Taverner: Missa Christi sanctissima; Missa Mater Christi sanctissima; Western Wynde Mass

Reviewed on Thu 28 Jul, 2016

Certainly Taverner’s richly layered polyphony lends itself to the liturgically-informed approach of the Westminster choristers, whose steadily-paced, unaffectedly graceful singing is a reflection of their immersion in daily ritual.

Of the three works here, John Taverner’s Western Wynde Mass is unusually based on a risqué secular song melody, which recurs frequently throughout especially in the trebles, while the Mater Christi sanctissima Mass has a more conventionally pious source, Taverner’s own motet, also recorded here. Cathedral choirs such as that of Westminster Abbey preserve the tradition of boys’ voices for the upper parts, and this tends to give them a distinctive and arguably more ‘authentic’ sound than the mixed voices of many modern professional ensembles. Such choirs also embed their interpretation in the daily practice of sung liturgy, which is of course as it should be. Certainly Taverner’s richly layered polyphony lends itself to the liturgically-informed approach of the Westminster choristers, whose steadily-paced, unaffectedly graceful singing is a reflection of their immersion in daily ritual. The boy trebles make their bright, bell-like presence felt in the resonant acoustic of St Alban’s Church, Holborn.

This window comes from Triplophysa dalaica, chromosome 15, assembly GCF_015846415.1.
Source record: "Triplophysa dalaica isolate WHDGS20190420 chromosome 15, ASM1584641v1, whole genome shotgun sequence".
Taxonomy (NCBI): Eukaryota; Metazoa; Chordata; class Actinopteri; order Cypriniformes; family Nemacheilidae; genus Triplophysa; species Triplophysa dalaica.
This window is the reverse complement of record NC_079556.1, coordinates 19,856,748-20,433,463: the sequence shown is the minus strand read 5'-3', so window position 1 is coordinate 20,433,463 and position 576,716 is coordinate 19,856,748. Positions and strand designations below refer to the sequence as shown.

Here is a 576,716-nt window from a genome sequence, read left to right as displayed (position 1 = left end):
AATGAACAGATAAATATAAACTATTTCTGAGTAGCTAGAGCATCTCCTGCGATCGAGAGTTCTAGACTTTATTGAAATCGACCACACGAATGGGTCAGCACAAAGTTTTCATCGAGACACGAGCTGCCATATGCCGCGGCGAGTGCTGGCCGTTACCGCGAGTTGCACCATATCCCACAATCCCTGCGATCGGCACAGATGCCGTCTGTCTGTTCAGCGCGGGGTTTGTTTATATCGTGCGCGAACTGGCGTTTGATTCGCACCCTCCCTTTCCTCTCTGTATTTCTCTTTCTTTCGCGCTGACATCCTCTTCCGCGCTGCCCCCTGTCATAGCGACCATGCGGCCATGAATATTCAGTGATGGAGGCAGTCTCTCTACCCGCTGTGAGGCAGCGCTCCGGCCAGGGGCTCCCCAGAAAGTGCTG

–Mark Walker